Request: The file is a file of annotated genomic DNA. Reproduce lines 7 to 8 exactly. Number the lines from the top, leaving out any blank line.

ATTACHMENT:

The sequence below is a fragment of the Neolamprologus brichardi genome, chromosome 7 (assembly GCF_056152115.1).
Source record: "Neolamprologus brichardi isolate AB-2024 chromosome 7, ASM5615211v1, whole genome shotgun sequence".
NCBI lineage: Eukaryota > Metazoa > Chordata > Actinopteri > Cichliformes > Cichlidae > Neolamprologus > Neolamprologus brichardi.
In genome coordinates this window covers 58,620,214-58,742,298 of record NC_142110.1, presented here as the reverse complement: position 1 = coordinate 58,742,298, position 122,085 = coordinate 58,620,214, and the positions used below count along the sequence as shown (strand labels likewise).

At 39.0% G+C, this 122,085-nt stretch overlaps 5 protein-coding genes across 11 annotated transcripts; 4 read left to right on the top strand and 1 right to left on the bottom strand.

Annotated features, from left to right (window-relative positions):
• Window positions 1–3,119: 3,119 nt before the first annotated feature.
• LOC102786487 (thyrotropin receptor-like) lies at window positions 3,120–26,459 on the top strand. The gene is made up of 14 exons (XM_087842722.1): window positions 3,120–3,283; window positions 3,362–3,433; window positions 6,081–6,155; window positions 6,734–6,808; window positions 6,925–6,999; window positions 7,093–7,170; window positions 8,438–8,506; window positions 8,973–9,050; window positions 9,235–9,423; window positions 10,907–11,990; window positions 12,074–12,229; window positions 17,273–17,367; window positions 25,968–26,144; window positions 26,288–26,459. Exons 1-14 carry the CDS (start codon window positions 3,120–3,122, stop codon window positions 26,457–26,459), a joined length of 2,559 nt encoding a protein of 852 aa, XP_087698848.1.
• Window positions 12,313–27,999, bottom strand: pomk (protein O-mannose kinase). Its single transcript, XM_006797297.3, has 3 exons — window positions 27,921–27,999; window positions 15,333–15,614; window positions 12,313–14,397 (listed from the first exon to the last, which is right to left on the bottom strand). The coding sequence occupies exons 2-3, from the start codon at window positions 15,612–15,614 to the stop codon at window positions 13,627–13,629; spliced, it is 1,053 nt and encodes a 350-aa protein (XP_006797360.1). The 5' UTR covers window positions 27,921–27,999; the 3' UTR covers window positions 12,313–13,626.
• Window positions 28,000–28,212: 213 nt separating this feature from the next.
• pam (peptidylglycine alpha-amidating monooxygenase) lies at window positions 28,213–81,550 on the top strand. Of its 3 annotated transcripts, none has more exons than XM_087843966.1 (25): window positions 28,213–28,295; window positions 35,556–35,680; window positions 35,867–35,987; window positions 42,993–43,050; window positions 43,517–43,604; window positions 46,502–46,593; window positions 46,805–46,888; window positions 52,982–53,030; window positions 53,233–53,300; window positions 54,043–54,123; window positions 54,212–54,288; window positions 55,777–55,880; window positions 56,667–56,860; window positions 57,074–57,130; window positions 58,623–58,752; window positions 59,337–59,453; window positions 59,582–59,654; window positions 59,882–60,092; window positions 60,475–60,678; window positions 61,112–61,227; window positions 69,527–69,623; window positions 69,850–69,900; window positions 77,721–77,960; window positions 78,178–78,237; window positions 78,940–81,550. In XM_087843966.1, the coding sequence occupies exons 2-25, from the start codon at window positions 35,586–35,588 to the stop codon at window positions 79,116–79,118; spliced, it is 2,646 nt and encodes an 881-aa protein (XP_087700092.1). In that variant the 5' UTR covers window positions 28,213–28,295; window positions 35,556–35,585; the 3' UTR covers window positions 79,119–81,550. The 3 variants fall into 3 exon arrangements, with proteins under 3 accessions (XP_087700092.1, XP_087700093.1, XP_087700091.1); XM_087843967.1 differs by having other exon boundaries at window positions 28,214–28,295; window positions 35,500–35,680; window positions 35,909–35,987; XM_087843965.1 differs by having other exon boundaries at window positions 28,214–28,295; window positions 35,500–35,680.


• Window positions 1–3,119: 3,119 nt before the first annotated feature.
• LOC102786487 (thyrotropin receptor-like) lies at window positions 3,120–26,459 on the top strand. The gene is made up of 14 exons (XM_087842722.1): window positions 3,120–3,283; window positions 3,362–3,433; window positions 6,081–6,155; window positions 6,734–6,808; window positions 6,925–6,999; window positions 7,093–7,170; window positions 8,438–8,506; window positions 8,973–9,050; window positions 9,235–9,423; window positions 10,907–11,990; window positions 12,074–12,229; window positions 17,273–17,367; window positions 25,968–26,144; window positions 26,288–26,459. Exons 1-14 carry the CDS (start codon window positions 3,120–3,122, stop codon window positions 26,457–26,459), a joined length of 2,559 nt encoding a protein of 852 aa, XP_087698848.1.